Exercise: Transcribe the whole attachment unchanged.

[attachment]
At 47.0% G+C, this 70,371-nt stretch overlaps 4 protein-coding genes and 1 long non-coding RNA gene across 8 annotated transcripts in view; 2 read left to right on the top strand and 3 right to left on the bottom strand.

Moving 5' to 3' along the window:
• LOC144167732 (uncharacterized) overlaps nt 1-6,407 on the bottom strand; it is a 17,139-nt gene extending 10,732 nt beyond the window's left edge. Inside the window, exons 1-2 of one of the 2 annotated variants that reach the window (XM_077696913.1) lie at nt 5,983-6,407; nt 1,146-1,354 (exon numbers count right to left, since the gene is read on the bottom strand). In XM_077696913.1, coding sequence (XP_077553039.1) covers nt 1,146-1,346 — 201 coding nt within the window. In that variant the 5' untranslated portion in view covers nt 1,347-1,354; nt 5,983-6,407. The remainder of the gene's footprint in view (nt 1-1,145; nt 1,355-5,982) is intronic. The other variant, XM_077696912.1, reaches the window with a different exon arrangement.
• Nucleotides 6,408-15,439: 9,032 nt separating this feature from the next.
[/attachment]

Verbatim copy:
At 47.0% G+C, this 70,371-nt stretch overlaps 4 protein-coding genes and 1 long non-coding RNA gene across 8 annotated transcripts in view; 2 read left to right on the top strand and 3 right to left on the bottom strand.

Moving 5' to 3' along the window:
• LOC144167732 (uncharacterized) overlaps nt 1-6,407 on the bottom strand; it is a 17,139-nt gene extending 10,732 nt beyond the window's left edge. Inside the window, exons 1-2 of one of the 2 annotated variants that reach the window (XM_077696913.1) lie at nt 5,983-6,407; nt 1,146-1,354 (exon numbers count right to left, since the gene is read on the bottom strand). In XM_077696913.1, coding sequence (XP_077553039.1) covers nt 1,146-1,346 — 201 coding nt within the window. In that variant the 5' untranslated portion in view covers nt 1,347-1,354; nt 5,983-6,407. The remainder of the gene's footprint in view (nt 1-1,145; nt 1,355-5,982) is intronic. The other variant, XM_077696912.1, reaches the window with a different exon arrangement.
• Nucleotides 6,408-15,439: 9,032 nt separating this feature from the next.